I faced the same question a year ago. I wanted both a light tag line and a haul line, and eventually decided to go with the 8mm 60m static. I used it on el cap for hauling a full pig and it worked great. Jugging on it is a little scary just because it's so skinny, but keep in mind that static ropes are more abrasion resistant than dynamic ropes. My 8mm also serves as a light tag line for long routes (light compared to 10.2, that is). It's not as light as a 6mm tag line, per se, but ascenders generally aren't rated for ropes skinnier than 8mm, so if you want a rope that will work as a heavy duty haul line and light tag line, I'd recommend the 8mm. Otherwise, if you have the money, you could look into getting a fat static (~10.2mm) for hauling and something lighter for a tag line. Hope that helps.


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By Kevin Stricker
From Evergreen, CO
Dec 9, 2010

You can haul on an 8mm static rope, but don't expect it to last more than 1-2 walls before it is sketchy enough you will not want to rap on it. It also sucks to be dealing with such a skinny line on a wall as you tend to use your hands to assist in the hauling, either initiating your hauling stroke or to free the bags from a small roof. After 1-2 days you will hate it.

I like climbing big walls with a 10m static and a 7-8 mill tag. You can use the tag line to pull up gear mid-pitch and you can leave the wall hauler with the haul line at the belay. Get to the top of the pitch and use a small pulley and tibloc to haul up your haul line, rope bag, wall hauler, some water and maybe a snack. Yes it takes longer and is another step but I find it easier to do more simple tasks than fewer hard ones on a wall. Leading every pitch with all the lead gear, hauling gear, and a big static hanging from your butt is a waste of effort in my book.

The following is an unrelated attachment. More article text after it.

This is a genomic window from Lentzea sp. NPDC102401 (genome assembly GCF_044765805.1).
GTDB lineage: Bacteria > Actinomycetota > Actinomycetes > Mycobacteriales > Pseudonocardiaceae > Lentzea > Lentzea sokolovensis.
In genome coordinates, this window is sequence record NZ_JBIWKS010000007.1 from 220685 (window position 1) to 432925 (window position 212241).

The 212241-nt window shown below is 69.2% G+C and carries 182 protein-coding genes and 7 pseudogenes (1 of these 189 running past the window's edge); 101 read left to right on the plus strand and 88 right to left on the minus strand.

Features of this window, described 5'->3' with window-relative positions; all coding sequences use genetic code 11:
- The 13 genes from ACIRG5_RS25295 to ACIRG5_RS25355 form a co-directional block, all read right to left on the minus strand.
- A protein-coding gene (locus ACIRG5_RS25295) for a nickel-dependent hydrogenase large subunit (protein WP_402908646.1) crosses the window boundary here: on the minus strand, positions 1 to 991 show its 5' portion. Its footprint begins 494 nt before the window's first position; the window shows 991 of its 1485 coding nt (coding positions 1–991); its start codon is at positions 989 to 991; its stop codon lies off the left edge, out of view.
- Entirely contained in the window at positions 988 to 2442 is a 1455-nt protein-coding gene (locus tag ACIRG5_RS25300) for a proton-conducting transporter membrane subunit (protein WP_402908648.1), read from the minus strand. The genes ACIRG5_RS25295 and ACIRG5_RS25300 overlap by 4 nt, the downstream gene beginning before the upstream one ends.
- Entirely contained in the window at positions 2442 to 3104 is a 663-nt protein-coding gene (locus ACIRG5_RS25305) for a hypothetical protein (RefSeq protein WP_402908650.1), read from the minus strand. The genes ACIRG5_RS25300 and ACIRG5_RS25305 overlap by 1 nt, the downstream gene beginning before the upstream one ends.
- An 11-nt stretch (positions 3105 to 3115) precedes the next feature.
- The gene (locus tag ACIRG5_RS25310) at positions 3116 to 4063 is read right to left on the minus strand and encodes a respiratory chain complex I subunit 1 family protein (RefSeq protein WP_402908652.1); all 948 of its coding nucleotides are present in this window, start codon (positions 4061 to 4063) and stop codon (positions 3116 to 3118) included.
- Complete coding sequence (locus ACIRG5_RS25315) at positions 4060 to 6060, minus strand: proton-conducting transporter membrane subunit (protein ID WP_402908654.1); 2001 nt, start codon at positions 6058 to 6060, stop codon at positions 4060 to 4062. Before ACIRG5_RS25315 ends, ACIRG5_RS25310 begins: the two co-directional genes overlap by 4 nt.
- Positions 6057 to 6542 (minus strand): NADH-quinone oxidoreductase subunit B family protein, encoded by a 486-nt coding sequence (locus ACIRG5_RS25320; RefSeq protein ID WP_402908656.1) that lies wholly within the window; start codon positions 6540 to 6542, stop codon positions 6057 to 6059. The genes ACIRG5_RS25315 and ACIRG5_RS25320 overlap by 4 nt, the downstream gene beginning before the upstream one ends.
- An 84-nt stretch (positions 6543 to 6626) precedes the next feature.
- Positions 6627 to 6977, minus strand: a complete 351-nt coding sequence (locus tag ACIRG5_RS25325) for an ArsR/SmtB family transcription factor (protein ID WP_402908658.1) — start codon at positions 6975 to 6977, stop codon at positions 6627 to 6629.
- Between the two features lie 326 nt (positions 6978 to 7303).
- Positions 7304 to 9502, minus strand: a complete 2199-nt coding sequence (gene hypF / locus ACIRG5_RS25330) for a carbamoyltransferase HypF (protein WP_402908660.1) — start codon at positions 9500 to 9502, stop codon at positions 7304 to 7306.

For speed climbing, ditch the haul bags and haul line and climb with just the lead and tag ( or lead line only if you are really confident).

BTW an 8mm static is easy to jug. I have jugged 6mm kevlar, which is something I would not recommend.


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By Andrew Gram
Administrator
From Salt Lake City, UT
Dec 9, 2010
Andrew Gram

I hate jugging 8mm lines because they just look too skinny. I don't care if it is strong or abrasion resistant enough(which I personally don't believe it is) - I am a thousand percent more likely to get snail eye and bail if I have to spend any time at all jugging or hauling an 8mm line on a wall. 10mm is my minimum.


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By Jordan Ramey
From Calgary, Alberta
Dec 9, 2010
What was left of the rack when I topped out on the last pitch of Snake Dike on Half Dome.

mountainproject.com/v/climbing_gear_discussion/hauling__tips>>>

from other thread

Jordan Ramey wrote:
Don't haul with a static line. Haul with a dynamic line. Static lines are good for fixing and don't make much difference for hauling. Pros: 1. extra lead line in case yours gets coreshot 2. isn't a piece of steel if you drop you bags and shockload the anchor cons: 1. rope stretch? not really an issue if you're just hauling. bring less stuff, climb faster.


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By Erik W
From Bay Area, CA
Dec 10, 2010